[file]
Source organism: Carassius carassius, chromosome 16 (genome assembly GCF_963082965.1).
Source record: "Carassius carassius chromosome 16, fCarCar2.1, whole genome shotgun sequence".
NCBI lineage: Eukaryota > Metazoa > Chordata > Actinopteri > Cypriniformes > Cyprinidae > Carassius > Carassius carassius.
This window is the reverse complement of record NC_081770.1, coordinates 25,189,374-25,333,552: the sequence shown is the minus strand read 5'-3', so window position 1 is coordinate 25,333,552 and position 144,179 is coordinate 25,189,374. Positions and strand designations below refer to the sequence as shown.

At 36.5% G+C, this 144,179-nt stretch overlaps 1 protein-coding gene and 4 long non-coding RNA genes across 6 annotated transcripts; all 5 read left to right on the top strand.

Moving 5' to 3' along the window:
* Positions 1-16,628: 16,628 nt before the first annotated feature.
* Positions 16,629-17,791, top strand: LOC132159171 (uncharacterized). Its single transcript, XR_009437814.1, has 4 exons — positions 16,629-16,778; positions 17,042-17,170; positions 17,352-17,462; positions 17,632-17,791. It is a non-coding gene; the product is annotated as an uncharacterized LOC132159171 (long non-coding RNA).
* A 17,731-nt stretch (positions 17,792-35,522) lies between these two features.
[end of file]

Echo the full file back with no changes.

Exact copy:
Source organism: Carassius carassius, chromosome 16 (genome assembly GCF_963082965.1).
Source record: "Carassius carassius chromosome 16, fCarCar2.1, whole genome shotgun sequence".
NCBI lineage: Eukaryota > Metazoa > Chordata > Actinopteri > Cypriniformes > Cyprinidae > Carassius > Carassius carassius.
This window is the reverse complement of record NC_081770.1, coordinates 25,189,374-25,333,552: the sequence shown is the minus strand read 5'-3', so window position 1 is coordinate 25,333,552 and position 144,179 is coordinate 25,189,374. Positions and strand designations below refer to the sequence as shown.

At 36.5% G+C, this 144,179-nt stretch overlaps 1 protein-coding gene and 4 long non-coding RNA genes across 6 annotated transcripts; all 5 read left to right on the top strand.

Moving 5' to 3' along the window:
* Positions 1-16,628: 16,628 nt before the first annotated feature.
* Positions 16,629-17,791, top strand: LOC132159171 (uncharacterized). Its single transcript, XR_009437814.1, has 4 exons — positions 16,629-16,778; positions 17,042-17,170; positions 17,352-17,462; positions 17,632-17,791. It is a non-coding gene; the product is annotated as an uncharacterized LOC132159171 (long non-coding RNA).
* A 17,731-nt stretch (positions 17,792-35,522) lies between these two features.